“Jesus told them a story showing that it was necessary for them to pray consistently and never quit.” Luke 18:1
Prayer for many people is exasperating. Passages such as Mark 11:24 boldly promise that whatever we ask, we will receive if we believe. Yet in practice that simply is not the case, the prayer in Gethsemane serving as exhibit A. Closer to home, every deathbed, conflict, and heartbreak is likely the subject of earnest pleas for God’s intercession, yet so often the exact opposite of this sincere, believing prayer comes to pass. The loved one dies. The tensions persist. The pain lingers. Doubts arise.
Now I say all of this as a firm believer in prayer. I believe prayer merges me more deeply into the life and mind of God, and that merging enables me to be an active part of “Thy will be done.” Something happens when I pray! I can’t explain it, or pin it down, or even predict what will happen, but prayer releases a kind of divine energy.
That image, in fact, fits in perfectly with the Hebrew idea of the power of the spoken word. God spoke and there was light and land and seas, and all of creation. Isaac mistakenly blessed Jacob and the course was irrevocably set. Prayer is like that. A word spoken to God never disappears into the void. Something happens. It doesn’t always make linear sense, but I choose to keep believing and keep praying even when I don’t get my way, and even when that frustrates me.
Prayer will always retain its mystery, even for the deepest saints among us. Acknowledging that is, I think, one of the cornerstones for a solid theology of prayer. You won’t figure it out, but don’t let that mute your prayers.
So having acknowledged the questions, let’s seek some firm answers. Two words are helpful to most people when it comes to prayer: perseverance and personal.
The parable of the persistent widow and the unjust judge (Luke 18:1-6) is vivid and usually completely misapplied. Jesus told of a widow who was being treated unfairly. She had a legitimate grievance, but absolutely no power or persuasion. After all, she was simply a poor widow.
She took her case to the judge of the city, but unfortunately he was corrupt, accepting bribes and doling out “justice” in ways that benefitted him. The widow’s adversary probably enjoyed a certain privilege and expected the judgement to go his way. This was the way of the ancient world. What nether party counted on, however, was the persistence of the widow who simply would not take no as an answer. She continually bothered the judge, and to shut her up he ruled in her favor.
At his point most people take the meaning of the parable and turn it completely on its head. We wrongly imagine that God is somehow like the judge and that we must persist if we expect Him to grant us our pleas. Jesus meant the exact opposite.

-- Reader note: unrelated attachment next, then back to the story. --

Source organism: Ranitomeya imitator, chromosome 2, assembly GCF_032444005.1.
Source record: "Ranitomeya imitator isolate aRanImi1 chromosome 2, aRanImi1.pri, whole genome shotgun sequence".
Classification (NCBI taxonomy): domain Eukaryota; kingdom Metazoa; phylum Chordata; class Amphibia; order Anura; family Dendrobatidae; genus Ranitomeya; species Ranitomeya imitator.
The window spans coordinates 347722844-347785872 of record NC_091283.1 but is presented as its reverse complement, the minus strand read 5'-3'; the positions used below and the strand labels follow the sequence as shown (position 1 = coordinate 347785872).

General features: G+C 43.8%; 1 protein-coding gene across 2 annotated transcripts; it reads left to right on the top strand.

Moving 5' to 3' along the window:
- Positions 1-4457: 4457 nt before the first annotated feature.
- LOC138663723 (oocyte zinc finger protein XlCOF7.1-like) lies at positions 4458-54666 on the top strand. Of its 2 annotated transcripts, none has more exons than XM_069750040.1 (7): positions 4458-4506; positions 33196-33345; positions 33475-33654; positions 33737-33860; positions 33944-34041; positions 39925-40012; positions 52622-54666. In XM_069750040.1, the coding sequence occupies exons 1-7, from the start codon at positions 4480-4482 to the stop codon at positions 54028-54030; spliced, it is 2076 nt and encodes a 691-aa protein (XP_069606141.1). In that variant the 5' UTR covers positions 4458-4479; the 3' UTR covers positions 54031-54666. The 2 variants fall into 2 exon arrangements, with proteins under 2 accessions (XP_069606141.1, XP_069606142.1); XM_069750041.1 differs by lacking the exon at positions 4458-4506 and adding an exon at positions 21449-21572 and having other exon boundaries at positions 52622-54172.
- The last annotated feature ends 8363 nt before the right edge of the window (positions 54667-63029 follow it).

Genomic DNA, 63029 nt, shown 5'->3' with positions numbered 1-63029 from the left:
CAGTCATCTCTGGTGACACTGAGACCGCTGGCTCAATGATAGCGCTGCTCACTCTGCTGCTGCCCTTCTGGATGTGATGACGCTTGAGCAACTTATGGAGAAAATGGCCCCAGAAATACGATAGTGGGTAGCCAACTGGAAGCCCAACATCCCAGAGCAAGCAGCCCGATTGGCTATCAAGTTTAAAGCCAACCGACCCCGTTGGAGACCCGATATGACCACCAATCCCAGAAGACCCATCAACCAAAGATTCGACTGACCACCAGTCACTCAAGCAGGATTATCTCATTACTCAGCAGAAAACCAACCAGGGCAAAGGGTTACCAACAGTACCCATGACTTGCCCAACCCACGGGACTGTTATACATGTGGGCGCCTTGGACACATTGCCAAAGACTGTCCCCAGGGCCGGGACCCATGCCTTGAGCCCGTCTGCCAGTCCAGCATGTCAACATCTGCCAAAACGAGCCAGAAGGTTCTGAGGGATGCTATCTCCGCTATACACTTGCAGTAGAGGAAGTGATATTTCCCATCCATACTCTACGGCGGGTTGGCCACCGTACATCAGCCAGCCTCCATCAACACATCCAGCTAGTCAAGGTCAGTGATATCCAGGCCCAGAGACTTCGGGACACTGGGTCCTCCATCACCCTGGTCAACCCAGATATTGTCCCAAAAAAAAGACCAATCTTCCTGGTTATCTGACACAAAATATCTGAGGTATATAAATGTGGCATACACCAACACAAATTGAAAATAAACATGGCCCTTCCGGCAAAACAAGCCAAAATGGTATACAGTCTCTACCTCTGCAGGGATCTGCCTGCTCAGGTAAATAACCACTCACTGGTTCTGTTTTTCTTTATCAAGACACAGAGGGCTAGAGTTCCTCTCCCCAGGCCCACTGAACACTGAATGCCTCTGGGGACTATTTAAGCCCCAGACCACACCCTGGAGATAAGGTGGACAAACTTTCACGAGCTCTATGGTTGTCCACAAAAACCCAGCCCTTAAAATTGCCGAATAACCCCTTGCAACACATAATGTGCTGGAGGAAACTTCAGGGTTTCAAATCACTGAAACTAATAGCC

The parable does not invite comparison but contrast. The judge was both uncaring and unrighteous. God is neither. So we have a tremendous advantage of a God who is already on our side, so to speak. He wants to hear our pleas. He wants to be involved in our “case.” My persistence, therefore, is not an effort to wear down God, but a simple acceptance of the fact that God’s providence is a slow unveiling, and I want to be a part of it.
The alternative, of course, is to give up on prayer, and that many people do. If you have done that I plead that you review your verdict for a few minutes. To fling away from prayer means to embrace what? That we are alone? Or on our own? We’ve already acknowledged the sometimes frustrating nature of prayer, but let’s not overlook the fact that prayer is a boundless comfort to countless believers. I don’t believe prayer is a delusion. Something happens when I pray, so I will keep on praying.
The second word is personal, and I mean here that prayers need to be a loving God. Jesus drove home this point in many ways. He told us to address God as Father. He said God already knows what we need. I think He means that God’s knowledge of what I need already doesn’t render my prayers unnecessary, but more effective. I pray because God wants to be involved in my life.
I want to suggest another way we can make prayers personal: write them. Write your own prayers. I have begun doing this occasionally for the last couple of years. It’s helpful for me to have a written prayer because “free praying” can become very unfocused and subjects me to more distractions.
I’ve written a morning prayer and an evening prayer. I have a prayer for when I’m fearful. I wrote a prayer of blessing for my family. Trust me, it’s not hard and it certainly does not need to be long or impressive. It simply needs to be a personal expression of your desires for the day, your gratitude, your confession. Write it as if you are speaking to Someone who loves you beyond imagination, for that is precisely what you are doing when you pray.
I hope you’ll pray. In fact, I’ll conclude with a GraceWaves prayer for you: Father, thank you for giving me this forum to think and write about the most wonderful truths. Thank you for everyone who takes time to read these words. May they hear You and feel your love, grace, and peace always. And this week especially may we all pray to You, knowing that you love us and respond because of Your love. Amen
Dr. Terry Ellis
April 3, 2016